2. I don’t believe I’ve seen this in Sequel Pro, but Querious allows one to export specifically the results of any query in various formats. What’s more, one can create a “document,” a sort of mock table. I have found this document feature to be very handy when trying out little bits of SQL.

  3. MySchizobuddy

    Navicat and other XX client wasn’t included in the comparison, cause it says
    “MySQL Showdown: Querious vs. Sequel Pro”

    is that title not clear enough for people.

  4. Not sure why Navicat isn’t included in this comparison – it is the leading mySQL admin tool IMO.

    Don’t get me wrong, these other apps probably suffice for many people, but if you’re managing mySQL databases every day as a part of your job, Navicat is the #1 choice.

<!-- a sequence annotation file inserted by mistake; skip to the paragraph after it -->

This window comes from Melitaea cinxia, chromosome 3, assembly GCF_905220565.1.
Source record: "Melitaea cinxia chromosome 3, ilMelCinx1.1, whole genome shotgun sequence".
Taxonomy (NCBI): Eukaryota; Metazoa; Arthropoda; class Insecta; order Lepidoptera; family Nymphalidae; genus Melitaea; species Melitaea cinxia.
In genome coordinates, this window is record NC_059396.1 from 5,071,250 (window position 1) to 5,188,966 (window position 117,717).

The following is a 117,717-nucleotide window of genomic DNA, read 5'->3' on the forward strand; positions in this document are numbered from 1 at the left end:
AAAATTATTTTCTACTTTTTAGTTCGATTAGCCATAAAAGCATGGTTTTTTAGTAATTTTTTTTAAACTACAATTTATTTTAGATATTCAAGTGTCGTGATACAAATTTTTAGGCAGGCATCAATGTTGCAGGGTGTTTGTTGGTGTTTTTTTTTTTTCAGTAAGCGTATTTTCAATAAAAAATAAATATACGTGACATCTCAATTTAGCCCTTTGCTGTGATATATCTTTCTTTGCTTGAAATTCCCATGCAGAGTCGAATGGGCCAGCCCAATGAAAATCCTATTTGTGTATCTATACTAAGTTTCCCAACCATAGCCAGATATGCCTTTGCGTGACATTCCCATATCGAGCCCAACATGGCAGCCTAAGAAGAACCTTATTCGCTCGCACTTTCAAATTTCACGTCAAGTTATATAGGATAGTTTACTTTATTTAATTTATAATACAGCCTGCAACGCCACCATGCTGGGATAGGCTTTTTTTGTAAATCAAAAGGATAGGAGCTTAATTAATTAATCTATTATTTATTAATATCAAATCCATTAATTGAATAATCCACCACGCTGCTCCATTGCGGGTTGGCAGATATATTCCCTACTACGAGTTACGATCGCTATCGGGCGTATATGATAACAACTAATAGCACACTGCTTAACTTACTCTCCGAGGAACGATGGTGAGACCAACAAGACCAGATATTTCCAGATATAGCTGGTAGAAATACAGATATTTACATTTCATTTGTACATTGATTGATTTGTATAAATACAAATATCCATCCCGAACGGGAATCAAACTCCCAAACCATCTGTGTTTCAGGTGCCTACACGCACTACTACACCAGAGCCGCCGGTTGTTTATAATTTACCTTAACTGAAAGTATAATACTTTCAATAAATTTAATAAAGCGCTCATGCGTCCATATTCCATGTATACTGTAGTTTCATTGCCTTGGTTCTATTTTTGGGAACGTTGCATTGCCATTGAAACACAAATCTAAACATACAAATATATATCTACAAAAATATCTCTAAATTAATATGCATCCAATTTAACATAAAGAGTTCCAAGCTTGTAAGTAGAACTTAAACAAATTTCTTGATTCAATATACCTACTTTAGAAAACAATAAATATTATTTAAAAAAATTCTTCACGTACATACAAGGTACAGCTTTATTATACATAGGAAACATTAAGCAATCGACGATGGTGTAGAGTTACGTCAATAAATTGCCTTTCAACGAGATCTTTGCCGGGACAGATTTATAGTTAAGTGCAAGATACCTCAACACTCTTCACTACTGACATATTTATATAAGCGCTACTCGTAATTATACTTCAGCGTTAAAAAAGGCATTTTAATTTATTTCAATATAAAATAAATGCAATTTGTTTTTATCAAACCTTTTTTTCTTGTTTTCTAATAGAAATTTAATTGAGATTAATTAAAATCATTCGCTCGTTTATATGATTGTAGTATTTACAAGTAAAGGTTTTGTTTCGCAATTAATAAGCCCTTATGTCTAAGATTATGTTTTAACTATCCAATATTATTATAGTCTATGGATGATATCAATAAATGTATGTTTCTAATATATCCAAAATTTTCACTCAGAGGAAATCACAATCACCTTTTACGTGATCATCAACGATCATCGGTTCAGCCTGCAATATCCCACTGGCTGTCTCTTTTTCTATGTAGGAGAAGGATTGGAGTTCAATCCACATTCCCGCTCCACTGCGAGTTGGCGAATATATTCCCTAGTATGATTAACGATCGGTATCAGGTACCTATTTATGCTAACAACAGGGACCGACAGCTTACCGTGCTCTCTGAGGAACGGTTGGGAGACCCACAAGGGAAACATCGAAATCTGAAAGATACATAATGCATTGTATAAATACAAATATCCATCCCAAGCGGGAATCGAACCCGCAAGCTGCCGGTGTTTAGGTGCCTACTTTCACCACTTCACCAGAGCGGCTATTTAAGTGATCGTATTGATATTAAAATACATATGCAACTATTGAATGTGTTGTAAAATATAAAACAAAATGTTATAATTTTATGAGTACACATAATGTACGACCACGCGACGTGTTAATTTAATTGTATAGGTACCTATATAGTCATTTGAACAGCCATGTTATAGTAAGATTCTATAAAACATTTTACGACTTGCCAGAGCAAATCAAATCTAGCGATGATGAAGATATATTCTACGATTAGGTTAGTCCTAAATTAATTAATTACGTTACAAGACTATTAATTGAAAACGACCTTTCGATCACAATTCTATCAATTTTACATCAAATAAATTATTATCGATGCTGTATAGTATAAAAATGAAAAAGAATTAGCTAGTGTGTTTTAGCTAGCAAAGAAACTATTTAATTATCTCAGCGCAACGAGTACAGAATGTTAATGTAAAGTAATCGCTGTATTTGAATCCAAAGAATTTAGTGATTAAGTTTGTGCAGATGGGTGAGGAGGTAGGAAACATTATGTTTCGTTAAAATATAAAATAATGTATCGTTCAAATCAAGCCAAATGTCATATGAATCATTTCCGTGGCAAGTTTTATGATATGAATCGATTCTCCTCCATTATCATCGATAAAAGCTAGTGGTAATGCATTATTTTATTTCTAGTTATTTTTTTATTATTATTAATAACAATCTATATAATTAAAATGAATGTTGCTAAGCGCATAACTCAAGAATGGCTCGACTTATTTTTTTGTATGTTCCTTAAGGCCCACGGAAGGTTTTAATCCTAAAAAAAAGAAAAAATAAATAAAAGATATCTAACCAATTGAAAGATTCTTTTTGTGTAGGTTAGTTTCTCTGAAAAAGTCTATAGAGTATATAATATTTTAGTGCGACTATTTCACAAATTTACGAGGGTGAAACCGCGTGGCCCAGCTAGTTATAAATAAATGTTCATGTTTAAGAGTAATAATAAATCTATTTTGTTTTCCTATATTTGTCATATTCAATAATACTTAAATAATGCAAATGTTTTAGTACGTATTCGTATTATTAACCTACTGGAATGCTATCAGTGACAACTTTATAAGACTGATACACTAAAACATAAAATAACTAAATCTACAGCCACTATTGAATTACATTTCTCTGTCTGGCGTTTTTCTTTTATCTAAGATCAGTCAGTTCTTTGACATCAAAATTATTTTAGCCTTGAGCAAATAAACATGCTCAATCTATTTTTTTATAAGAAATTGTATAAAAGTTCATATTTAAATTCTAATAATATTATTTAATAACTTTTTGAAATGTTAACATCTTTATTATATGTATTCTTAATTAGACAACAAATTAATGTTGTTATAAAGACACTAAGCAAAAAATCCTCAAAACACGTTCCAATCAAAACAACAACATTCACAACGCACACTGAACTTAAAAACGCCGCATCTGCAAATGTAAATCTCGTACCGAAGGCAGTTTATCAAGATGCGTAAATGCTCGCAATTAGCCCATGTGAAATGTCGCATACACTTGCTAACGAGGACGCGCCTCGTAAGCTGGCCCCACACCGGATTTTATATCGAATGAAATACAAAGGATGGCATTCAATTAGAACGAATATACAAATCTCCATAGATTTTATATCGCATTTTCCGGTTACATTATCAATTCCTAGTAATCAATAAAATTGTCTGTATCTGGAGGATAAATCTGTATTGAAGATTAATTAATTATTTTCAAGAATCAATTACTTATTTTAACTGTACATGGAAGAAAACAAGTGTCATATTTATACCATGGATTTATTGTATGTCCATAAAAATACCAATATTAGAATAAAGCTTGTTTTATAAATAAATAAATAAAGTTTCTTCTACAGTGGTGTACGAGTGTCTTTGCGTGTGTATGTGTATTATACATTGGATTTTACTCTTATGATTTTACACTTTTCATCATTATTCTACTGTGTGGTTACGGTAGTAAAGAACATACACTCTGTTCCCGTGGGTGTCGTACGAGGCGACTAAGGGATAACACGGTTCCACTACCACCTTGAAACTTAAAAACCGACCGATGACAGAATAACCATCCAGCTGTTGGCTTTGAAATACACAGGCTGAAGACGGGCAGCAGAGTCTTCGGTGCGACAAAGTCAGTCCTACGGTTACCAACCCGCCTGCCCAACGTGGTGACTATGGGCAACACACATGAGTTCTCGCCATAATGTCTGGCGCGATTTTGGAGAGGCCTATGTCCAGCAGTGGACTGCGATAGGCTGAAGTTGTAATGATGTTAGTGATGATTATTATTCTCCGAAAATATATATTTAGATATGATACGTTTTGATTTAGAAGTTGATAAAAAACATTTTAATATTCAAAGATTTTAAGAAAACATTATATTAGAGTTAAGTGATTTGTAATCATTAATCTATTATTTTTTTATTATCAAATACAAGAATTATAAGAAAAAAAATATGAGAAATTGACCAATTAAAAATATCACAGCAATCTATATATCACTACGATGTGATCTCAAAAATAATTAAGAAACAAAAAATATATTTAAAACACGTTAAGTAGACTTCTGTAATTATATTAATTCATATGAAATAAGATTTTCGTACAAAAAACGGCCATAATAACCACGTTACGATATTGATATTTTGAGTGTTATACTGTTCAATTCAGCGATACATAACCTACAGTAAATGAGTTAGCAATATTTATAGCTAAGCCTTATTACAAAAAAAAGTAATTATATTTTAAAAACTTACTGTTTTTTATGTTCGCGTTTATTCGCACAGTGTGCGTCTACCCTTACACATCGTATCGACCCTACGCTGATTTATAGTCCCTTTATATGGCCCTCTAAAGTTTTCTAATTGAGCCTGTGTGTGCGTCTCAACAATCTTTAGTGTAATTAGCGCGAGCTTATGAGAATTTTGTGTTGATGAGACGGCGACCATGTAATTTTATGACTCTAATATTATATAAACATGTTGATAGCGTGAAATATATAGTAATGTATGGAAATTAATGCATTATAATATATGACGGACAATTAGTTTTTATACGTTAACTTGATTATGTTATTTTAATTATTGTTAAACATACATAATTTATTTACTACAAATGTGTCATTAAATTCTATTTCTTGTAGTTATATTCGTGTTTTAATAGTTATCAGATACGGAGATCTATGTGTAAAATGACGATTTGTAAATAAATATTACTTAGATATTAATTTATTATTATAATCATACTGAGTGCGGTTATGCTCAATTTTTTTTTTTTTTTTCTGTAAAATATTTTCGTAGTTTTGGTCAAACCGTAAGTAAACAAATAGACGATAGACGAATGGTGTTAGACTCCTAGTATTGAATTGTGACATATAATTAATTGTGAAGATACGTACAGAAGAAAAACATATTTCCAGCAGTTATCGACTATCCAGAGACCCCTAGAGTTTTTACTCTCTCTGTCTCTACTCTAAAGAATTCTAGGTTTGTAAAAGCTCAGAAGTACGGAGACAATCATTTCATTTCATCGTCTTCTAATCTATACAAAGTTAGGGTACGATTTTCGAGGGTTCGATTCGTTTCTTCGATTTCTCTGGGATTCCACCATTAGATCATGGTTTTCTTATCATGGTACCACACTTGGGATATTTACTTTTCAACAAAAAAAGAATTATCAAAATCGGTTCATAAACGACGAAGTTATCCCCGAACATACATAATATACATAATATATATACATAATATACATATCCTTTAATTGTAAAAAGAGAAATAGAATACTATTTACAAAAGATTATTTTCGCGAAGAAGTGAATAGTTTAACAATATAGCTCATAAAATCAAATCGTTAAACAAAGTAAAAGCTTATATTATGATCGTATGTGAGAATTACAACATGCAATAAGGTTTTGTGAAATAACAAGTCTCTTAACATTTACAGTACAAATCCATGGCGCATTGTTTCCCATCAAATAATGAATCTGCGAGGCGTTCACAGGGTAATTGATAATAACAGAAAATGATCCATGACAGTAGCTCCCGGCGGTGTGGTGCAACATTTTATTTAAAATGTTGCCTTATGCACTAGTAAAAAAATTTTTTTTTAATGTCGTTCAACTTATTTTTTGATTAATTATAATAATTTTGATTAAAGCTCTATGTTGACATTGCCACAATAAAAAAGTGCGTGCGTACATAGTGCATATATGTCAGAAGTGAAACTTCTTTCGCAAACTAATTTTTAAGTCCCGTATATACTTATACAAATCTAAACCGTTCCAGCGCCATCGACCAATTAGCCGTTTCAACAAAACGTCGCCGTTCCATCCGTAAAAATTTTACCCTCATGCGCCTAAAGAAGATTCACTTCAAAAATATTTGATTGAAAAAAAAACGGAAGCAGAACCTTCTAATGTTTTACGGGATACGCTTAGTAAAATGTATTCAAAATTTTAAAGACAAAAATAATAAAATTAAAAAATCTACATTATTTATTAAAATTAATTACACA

5. Mike Wille: I use MySQL Administrator and MySql Query browser, but I believe Query Browser is stagnated because it will be replaced with MySQL Workbench. Workbench, now in beta for Mac, will add query support in 5.2, with 5.1 being the first Mac version (they have monthly updates, so there is work going on there).

  6. Clarification: I couldn’t get it to work in Querious. To be clear I was creating my own tunnel in Terminal, and trying to connect to that. That sort of thing shouldn’t require explicit tunneling support in the app — but I still couldn’t get it to work in Querious. ::shrug::

  7. I’m pretty sure Sequel Pro can handle tunneling.

    I couldn’t get it to work. It just hung when I tried to connect through my tunnel. A connection through the same tunnel worked great in Sequel Pro. That and the license/price made it an easy choice.